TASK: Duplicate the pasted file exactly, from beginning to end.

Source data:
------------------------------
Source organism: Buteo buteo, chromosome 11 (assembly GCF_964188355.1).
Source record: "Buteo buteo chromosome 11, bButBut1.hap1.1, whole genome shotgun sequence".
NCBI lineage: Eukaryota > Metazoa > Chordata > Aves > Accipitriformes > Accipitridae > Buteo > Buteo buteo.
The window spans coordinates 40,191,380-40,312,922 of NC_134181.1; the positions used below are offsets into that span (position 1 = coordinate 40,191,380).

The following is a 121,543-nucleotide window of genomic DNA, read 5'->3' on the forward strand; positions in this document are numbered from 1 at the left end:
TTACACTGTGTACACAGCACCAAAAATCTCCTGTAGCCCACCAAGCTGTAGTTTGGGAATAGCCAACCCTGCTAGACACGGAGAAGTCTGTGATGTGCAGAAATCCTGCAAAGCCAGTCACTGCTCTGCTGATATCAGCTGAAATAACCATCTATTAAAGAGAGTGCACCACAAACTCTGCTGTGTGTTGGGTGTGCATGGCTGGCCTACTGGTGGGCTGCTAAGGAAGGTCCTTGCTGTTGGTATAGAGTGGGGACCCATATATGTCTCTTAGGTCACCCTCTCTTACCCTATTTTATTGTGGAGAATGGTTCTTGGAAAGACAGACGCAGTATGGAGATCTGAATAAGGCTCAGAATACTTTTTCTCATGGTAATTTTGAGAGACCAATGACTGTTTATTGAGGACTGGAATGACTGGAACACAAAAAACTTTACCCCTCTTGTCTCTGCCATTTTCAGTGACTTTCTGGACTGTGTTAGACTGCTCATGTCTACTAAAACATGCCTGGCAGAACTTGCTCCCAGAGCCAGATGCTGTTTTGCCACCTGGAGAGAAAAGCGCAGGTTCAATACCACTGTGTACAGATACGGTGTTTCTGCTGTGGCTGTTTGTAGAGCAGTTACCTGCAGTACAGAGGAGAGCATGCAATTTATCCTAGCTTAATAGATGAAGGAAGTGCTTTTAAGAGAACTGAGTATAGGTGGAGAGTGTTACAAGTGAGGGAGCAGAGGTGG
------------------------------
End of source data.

Source organism: Buteo buteo, chromosome 11 (assembly GCF_964188355.1).
Source record: "Buteo buteo chromosome 11, bButBut1.hap1.1, whole genome shotgun sequence".
NCBI lineage: Eukaryota > Metazoa > Chordata > Aves > Accipitriformes > Accipitridae > Buteo > Buteo buteo.
The window spans coordinates 40,191,380-40,312,922 of NC_134181.1; the positions used below are offsets into that span (position 1 = coordinate 40,191,380).

The following is a 121,543-nucleotide window of genomic DNA, read 5'->3' on the forward strand; positions in this document are numbered from 1 at the left end:
TTACACTGTGTACACAGCACCAAAAATCTCCTGTAGCCCACCAAGCTGTAGTTTGGGAATAGCCAACCCTGCTAGACACGGAGAAGTCTGTGATGTGCAGAAATCCTGCAAAGCCAGTCACTGCTCTGCTGATATCAGCTGAAATAACCATCTATTAAAGAGAGTGCACCACAAACTCTGCTGTGTGTTGGGTGTGCATGGCTGGCCTACTGGTGGGCTGCTAAGGAAGGTCCTTGCTGTTGGTATAGAGTGGGGACCCATATATGTCTCTTAGGTCACCCTCTCTTACCCTATTTTATTGTGGAGAATGGTTCTTGGAAAGACAGACGCAGTATGGAGATCTGAATAAGGCTCAGAATACTTTTTCTCATGGTAATTTTGAGAGACCAATGACTGTTTATTGAGGACTGGAATGACTGGAACACAAAAAACTTTACCCCTCTTGTCTCTGCCATTTTCAGTGACTTTCTGGACTGTGTTAGACTGCTCATGTCTACTAAAACATGCCTGGCAGAACTTGCTCCCAGAGCCAGATGCTGTTTTGCCACCTGGAGAGAAAAGCGCAGGTTCAATACCACTGTGTACAGATACGGTGTTTCTGCTGTGGCTGTTTGTAGAGCAGTTACCTGCAGTACAGAGGAGAGCATGCAATTTATCCTAGCTTAATAGATGAAGGAAGTGCTTTTAAGAGAACTGAGTATAGGTGGAGAGTGTTACAAGTGAGGGAGCAGAGGTGG